JAIC 1998, Volume 37, Number 2, Article 2 (pp. 173 to 186)
JAIC online
Journal of the American Institute for Conservation
JAIC 1998, Volume 37, Number 2, Article 2 (pp. 173 to 186)




In 1980, the museum began a program to maintain all of its outdoor sculptures—including The Thinker—on a more regular basis (fig. 5). The previous treatments of oil had left a fairly thick film, which had trapped a great deal of dirt, in the protected and lower areas of The Thinker. In order for any treatment to be successful, it was imperative to remove the oil.

Fig. 5. 1974 photograph of The Thinker, three-quarters view showing the corrosion pattern

The Thinker was first washed with Orvus anionic detergent and water. This successfully removed much of the dirt but not much of the oil. Acetone and cotton swabs were used to remove the oil. The application of acetone was repeated several times until there was no evidence of oil coming up in the cotton. Two thin brush coats of Incralac were applied followed by two spray coats. The Thinker was then given a final layer of wax.

The Thinker now receives routine maintenance twice a year, in the spring and fall. It is washed with Orvus soap and rewaxed with either MinWax or Butcher's Bowling Alley Paste Wax. Any breaks in the lacquer are touched up. At the time The Thinker was treated with Incralac many conservators were using this product as a protective layer. It was felt that the acrylic coating would provide better protection for the sculpture in an outdoor environment. To date, the Incralac coating on The Thinker has not degraded enough to require its removal from the surface. Based on experience with several of the other sculptures in the museum collection, the removal of the Incralac is a slow process. Because of this difficulty in removal, the continued use of Incralac on The Thinker will need further study.

More extensive treatment, such as aesthetic reintegration of the patina on The Thinker, was not done as the sculpture has been so radically altered by the bombing. So much of Rodin's artistic intent was altered by the bombing that the corroded surface is a relatively minor issue. This sculpture has taken on a life of its own–part Thinker by Rodin, part history, part social statement. A unique and haunting beauty has emerged. The museum's philosophy is to stabilize the sculpture in its present condition.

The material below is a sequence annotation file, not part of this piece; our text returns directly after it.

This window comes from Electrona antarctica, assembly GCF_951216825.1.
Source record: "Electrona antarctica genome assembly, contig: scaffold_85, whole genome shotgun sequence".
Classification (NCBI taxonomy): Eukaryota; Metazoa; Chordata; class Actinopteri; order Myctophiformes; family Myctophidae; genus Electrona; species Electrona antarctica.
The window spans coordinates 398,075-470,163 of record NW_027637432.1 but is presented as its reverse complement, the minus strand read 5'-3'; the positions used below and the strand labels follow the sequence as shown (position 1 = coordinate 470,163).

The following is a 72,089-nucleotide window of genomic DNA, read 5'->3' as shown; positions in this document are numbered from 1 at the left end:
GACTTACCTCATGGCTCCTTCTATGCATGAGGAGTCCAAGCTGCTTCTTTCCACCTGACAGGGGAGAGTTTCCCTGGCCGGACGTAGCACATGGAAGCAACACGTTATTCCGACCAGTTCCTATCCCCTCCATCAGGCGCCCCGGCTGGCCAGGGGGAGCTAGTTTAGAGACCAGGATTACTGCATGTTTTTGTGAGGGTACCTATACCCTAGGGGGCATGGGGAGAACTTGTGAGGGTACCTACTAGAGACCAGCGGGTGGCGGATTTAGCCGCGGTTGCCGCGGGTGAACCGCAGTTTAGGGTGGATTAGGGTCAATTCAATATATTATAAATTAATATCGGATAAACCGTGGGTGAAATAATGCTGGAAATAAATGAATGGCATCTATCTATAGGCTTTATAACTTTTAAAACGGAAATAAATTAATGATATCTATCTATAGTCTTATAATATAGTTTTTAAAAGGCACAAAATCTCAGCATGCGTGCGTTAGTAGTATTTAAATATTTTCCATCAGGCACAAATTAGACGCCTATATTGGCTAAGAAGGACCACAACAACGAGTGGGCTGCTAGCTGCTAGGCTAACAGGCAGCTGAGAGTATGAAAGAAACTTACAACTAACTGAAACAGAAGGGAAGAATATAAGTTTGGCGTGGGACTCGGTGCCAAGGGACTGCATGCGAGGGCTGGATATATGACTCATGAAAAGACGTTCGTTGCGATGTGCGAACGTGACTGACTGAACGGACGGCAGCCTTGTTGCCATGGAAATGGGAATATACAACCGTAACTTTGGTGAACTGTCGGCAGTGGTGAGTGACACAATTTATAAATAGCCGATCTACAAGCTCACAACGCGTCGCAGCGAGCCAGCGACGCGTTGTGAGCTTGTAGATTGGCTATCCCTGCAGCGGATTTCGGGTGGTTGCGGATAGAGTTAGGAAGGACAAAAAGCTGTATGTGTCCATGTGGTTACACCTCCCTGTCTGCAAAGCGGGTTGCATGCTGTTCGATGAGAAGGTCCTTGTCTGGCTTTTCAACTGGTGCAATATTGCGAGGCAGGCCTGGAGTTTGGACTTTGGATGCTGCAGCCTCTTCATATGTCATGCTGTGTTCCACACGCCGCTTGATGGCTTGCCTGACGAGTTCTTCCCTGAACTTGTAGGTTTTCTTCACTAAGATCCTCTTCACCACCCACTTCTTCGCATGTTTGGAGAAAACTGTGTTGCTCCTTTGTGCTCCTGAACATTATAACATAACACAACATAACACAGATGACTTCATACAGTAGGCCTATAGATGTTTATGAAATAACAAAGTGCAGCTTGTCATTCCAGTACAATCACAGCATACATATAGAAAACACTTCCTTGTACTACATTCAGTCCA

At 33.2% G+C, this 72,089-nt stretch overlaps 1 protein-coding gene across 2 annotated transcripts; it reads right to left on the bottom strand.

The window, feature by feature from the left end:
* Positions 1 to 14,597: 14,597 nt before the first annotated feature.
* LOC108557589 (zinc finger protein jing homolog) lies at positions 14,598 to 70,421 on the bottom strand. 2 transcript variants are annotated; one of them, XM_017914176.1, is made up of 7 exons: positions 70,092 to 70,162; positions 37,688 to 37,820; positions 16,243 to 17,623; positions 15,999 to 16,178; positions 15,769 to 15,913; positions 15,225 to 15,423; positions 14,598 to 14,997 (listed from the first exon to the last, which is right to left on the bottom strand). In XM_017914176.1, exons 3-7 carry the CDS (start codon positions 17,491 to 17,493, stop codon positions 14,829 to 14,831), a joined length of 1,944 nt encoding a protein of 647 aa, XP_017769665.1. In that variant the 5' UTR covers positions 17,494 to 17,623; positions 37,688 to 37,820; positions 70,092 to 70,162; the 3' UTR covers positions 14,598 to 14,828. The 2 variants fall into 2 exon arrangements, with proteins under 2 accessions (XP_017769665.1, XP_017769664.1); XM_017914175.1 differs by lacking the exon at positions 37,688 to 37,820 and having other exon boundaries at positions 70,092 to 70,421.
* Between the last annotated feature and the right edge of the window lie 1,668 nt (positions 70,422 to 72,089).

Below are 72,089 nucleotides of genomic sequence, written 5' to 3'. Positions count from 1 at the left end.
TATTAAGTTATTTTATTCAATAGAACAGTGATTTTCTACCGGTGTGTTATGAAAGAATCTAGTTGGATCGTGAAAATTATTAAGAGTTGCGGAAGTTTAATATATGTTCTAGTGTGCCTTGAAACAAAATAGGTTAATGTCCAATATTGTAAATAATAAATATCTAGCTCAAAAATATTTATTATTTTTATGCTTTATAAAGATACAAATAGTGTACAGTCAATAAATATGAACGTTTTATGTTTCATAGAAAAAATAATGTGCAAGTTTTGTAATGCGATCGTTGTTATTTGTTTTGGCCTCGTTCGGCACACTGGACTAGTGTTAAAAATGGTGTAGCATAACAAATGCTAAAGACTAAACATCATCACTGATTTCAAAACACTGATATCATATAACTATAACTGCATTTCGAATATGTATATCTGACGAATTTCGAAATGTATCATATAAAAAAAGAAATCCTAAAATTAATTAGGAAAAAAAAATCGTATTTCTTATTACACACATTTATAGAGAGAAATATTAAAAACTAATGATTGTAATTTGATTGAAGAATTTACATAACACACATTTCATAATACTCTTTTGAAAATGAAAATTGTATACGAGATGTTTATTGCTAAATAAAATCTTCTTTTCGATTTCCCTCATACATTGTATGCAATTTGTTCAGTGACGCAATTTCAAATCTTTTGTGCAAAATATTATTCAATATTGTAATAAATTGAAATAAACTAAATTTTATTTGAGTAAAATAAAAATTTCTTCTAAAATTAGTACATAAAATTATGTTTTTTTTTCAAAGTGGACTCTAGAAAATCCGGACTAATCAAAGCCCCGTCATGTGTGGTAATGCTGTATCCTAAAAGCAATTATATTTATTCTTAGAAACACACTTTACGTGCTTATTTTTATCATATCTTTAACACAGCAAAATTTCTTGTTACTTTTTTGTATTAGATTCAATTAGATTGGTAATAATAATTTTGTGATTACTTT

Recent detailed examination of The Thinker indicates that there may be additional damage from the explosion. Deep pits are present on the legs and other lower surfaces. These pits are located within “sight line” of where the dynamite was positioned. They have ragged edges and seem to erupt from the surface, suggesting they may have been formed from the percussion of the explosion. Essentially, the pits are incipient tears and cracks in the metal. At the center of many of the pits are areas of light green corrosion, which may be caused by chemical residues left from the dynamite as it is not seen on other areas of the sculpture. X-ray diffraction analysis of this corrosion indicates it is copper chloride hydroxide.3 With most high explosives, the presence of nitrates would be expected. These observations suggest, however, that a chlorate-based explosive may have been used. One explosive with a sodium or potassium chlorate-base goes under the name of Cheddite.4 Cleveland Police Department Forensic Laboratory records show that the explosive was never identified.

Another problem is the presence of wildlife inside the sculpture. Because the bottom of the sculpture is now open to the elements, birds found it is a great place to nest. The nests have now been pulled out, and nylon screening coated with tinted Incralac has been worked up inside of the legs and the figure to deter future inhabitation.

Copyright 1998 American Institute for Conservation of Historic and Artistic Works